This weekend, Jan Egeland, UN Secretary-General Ban Ki-moon’s special adviser on conflict, concluded a trip through Burkina Faso, Mali, and Niger to study the effects of climate change on the Sahel. The “trip has convinced me that there is a very clear link between climate induced resource competition and conflict, and I will be using what I have seen here to convince sceptics ahead of the Copenhagen meeting in 2009,” writes Egeland in one of his daily dispatches to IRIN News
Climate change is causing diminished rainfall in the Sahel, and what rain there is comes in unpredictable flood/drought cycles, which alternately sweep away and wither crops. Local farmers adapt to these changes by using unsustainable farming practices, which may produce higher initial yields, but ultimately lead to lower long-term yields. Growing populations further strain these countries’ shrinking water supplies.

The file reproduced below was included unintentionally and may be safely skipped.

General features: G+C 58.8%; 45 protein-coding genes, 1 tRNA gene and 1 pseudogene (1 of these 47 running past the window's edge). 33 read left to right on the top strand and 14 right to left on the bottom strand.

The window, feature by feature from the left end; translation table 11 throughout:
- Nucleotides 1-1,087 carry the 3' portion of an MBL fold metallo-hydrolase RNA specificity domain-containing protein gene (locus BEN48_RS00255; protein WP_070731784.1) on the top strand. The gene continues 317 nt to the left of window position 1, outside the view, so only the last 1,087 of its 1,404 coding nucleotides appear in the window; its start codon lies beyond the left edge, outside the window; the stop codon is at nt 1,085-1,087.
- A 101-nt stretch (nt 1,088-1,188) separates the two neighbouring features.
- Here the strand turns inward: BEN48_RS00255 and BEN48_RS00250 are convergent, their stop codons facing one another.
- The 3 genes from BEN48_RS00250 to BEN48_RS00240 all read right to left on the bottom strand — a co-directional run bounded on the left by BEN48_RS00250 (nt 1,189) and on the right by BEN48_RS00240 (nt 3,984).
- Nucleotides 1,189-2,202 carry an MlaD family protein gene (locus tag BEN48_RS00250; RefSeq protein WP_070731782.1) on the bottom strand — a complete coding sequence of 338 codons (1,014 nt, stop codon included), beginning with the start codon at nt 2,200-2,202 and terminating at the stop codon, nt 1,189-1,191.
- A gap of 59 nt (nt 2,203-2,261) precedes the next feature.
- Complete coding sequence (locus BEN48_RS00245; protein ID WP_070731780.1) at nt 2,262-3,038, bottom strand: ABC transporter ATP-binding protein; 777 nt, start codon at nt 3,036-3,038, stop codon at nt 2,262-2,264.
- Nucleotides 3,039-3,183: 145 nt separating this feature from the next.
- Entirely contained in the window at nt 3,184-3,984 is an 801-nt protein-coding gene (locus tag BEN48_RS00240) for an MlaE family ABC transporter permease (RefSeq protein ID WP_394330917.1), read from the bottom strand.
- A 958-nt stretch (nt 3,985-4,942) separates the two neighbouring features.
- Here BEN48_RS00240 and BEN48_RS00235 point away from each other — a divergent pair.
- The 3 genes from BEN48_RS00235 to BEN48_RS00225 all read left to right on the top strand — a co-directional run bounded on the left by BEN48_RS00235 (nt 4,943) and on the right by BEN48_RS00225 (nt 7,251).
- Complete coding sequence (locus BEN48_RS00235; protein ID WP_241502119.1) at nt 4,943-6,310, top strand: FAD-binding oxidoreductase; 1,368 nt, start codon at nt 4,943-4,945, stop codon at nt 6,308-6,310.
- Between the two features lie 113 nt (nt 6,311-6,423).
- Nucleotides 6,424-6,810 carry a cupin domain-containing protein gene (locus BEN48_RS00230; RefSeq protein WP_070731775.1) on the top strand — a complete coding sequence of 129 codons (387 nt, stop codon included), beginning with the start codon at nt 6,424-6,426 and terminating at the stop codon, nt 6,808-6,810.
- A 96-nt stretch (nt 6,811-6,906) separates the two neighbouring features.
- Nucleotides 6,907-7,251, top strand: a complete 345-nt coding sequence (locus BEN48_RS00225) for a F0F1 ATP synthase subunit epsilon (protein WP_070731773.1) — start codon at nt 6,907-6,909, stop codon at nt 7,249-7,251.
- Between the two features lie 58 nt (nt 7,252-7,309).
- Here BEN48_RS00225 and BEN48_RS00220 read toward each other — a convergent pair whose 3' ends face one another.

With limited water and fertile land, conflict and the potential for conflict are on the rise. “As was explained to me by the Nigerien minister of water who travelled with me in one of the many cars in our convoy through the desert, there are already many conflicts between and among nomads and agricultural people in Niger, and between various ethnic groups, because of the scarcity of resources,” writes Egeland. “Others have estimated that around Lake Chad there are as many as 30 or more named armed groups, and the potential for increased conflict is endless.” These conflicts are almost universally local—in Mali alone, “there are hundreds of small and quite localized conflicts,” he says. The brewing and active conflicts fuel arms trafficking, a security concern in its own right.
Egeland believes that major international investment in climate change adaptation is important to reducing both poverty and the potential for conflict in the region. He calls for developed countries to provide both monetary and technical aid to African countries struggling to adapt to the effects of climate change, and he plans to continue his advocacy in preparation for the 2009 climate meeting in Copenhagen.